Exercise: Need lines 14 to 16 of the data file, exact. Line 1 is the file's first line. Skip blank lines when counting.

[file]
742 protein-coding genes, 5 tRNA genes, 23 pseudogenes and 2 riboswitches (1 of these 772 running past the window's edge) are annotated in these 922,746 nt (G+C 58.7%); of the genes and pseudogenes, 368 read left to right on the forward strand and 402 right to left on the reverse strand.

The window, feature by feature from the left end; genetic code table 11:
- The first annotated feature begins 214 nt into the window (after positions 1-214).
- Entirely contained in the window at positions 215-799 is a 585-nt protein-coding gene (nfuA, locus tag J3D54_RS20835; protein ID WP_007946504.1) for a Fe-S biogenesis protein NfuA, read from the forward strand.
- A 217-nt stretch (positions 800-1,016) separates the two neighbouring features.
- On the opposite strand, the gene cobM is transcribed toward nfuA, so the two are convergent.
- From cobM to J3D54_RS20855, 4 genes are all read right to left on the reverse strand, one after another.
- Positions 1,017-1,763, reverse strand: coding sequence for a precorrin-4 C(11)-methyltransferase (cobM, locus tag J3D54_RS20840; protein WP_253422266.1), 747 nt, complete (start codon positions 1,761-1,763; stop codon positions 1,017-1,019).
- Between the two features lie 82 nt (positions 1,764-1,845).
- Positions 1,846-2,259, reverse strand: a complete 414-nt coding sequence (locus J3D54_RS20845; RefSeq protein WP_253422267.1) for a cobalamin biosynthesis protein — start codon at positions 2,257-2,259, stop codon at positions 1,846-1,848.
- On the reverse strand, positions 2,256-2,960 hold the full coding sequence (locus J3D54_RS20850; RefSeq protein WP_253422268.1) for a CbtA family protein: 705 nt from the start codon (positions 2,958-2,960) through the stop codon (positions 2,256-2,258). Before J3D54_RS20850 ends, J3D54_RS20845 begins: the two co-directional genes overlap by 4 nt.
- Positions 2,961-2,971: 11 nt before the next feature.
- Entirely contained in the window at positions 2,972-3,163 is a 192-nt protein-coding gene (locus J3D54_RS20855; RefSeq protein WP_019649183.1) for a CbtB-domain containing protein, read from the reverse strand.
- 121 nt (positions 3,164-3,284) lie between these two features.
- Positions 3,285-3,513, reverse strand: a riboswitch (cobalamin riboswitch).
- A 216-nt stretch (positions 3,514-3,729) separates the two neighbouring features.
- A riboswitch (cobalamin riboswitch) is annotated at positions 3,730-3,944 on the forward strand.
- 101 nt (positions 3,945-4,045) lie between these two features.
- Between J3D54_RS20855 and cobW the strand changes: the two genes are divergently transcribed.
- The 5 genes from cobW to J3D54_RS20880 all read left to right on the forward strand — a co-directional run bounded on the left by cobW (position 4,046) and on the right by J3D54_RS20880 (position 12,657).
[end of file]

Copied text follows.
- 121 nt (positions 3,164-3,284) lie between these two features.
- Positions 3,285-3,513, reverse strand: a riboswitch (cobalamin riboswitch).
- A 216-nt stretch (positions 3,514-3,729) separates the two neighbouring features.